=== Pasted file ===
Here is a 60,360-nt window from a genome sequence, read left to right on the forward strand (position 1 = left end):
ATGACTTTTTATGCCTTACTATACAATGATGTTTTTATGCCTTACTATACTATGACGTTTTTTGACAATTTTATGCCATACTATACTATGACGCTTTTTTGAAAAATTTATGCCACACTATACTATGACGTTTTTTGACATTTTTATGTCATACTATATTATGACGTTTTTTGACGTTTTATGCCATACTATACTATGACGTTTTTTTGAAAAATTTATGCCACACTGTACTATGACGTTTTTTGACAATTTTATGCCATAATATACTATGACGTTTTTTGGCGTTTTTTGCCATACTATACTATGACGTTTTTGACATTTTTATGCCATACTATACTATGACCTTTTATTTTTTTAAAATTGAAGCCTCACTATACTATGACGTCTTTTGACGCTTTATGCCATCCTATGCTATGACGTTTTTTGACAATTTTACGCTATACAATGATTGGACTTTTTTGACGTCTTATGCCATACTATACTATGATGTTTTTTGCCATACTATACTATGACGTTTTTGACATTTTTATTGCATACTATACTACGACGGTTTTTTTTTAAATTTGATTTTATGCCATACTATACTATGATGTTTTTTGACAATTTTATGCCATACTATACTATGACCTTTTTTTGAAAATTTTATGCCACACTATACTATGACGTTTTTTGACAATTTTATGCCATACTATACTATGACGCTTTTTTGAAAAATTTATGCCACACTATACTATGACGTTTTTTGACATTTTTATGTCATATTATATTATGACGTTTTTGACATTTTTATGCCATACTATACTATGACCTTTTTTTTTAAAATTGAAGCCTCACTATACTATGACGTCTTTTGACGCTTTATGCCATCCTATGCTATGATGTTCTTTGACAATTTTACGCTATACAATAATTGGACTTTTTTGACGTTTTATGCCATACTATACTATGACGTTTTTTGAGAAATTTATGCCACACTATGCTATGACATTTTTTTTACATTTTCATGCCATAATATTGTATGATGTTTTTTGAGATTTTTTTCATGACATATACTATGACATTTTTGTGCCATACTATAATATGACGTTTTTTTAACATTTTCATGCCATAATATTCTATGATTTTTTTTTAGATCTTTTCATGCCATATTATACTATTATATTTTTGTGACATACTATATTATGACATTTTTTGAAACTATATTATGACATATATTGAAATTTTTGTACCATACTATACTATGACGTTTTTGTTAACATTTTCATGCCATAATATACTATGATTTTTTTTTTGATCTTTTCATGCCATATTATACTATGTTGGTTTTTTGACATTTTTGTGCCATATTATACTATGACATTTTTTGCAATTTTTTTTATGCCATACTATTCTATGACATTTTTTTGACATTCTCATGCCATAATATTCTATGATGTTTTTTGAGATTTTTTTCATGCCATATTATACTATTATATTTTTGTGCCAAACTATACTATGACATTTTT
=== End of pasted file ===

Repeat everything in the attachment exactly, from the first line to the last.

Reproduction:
Here is a 60,360-nt window from a genome sequence, read left to right on the forward strand (position 1 = left end):
ATGACTTTTTATGCCTTACTATACAATGATGTTTTTATGCCTTACTATACTATGACGTTTTTTGACAATTTTATGCCATACTATACTATGACGCTTTTTTGAAAAATTTATGCCACACTATACTATGACGTTTTTTGACATTTTTATGTCATACTATATTATGACGTTTTTTGACGTTTTATGCCATACTATACTATGACGTTTTTTTGAAAAATTTATGCCACACTGTACTATGACGTTTTTTGACAATTTTATGCCATAATATACTATGACGTTTTTTGGCGTTTTTTGCCATACTATACTATGACGTTTTTGACATTTTTATGCCATACTATACTATGACCTTTTATTTTTTTAAAATTGAAGCCTCACTATACTATGACGTCTTTTGACGCTTTATGCCATCCTATGCTATGACGTTTTTTGACAATTTTACGCTATACAATGATTGGACTTTTTTGACGTCTTATGCCATACTATACTATGATGTTTTTTGCCATACTATACTATGACGTTTTTGACATTTTTATTGCATACTATACTACGACGGTTTTTTTTTAAATTTGATTTTATGCCATACTATACTATGATGTTTTTTGACAATTTTATGCCATACTATACTATGACCTTTTTTTGAAAATTTTATGCCACACTATACTATGACGTTTTTTGACAATTTTATGCCATACTATACTATGACGCTTTTTTGAAAAATTTATGCCACACTATACTATGACGTTTTTTGACATTTTTATGTCATATTATATTATGACGTTTTTGACATTTTTATGCCATACTATACTATGACCTTTTTTTTTAAAATTGAAGCCTCACTATACTATGACGTCTTTTGACGCTTTATGCCATCCTATGCTATGATGTTCTTTGACAATTTTACGCTATACAATAATTGGACTTTTTTGACGTTTTATGCCATACTATACTATGACGTTTTTTGAGAAATTTATGCCACACTATGCTATGACATTTTTTTTACATTTTCATGCCATAATATTGTATGATGTTTTTTGAGATTTTTTTCATGACATATACTATGACATTTTTGTGCCATACTATAATATGACGTTTTTTTAACATTTTCATGCCATAATATTCTATGATTTTTTTTTAGATCTTTTCATGCCATATTATACTATTATATTTTTGTGACATACTATATTATGACATTTTTTGAAACTATATTATGACATATATTGAAATTTTTGTACCATACTATACTATGACGTTTTTGTTAACATTTTCATGCCATAATATACTATGATTTTTTTTTTGATCTTTTCATGCCATATTATACTATGTTGGTTTTTTGACATTTTTGTGCCATATTATACTATGACATTTTTTGCAATTTTTTTTATGCCATACTATTCTATGACATTTTTTTGACATTCTCATGCCATAATATTCTATGATGTTTTTTGAGATTTTTTTCATGCCATATTATACTATTATATTTTTGTGCCAAACTATACTATGACATTTTT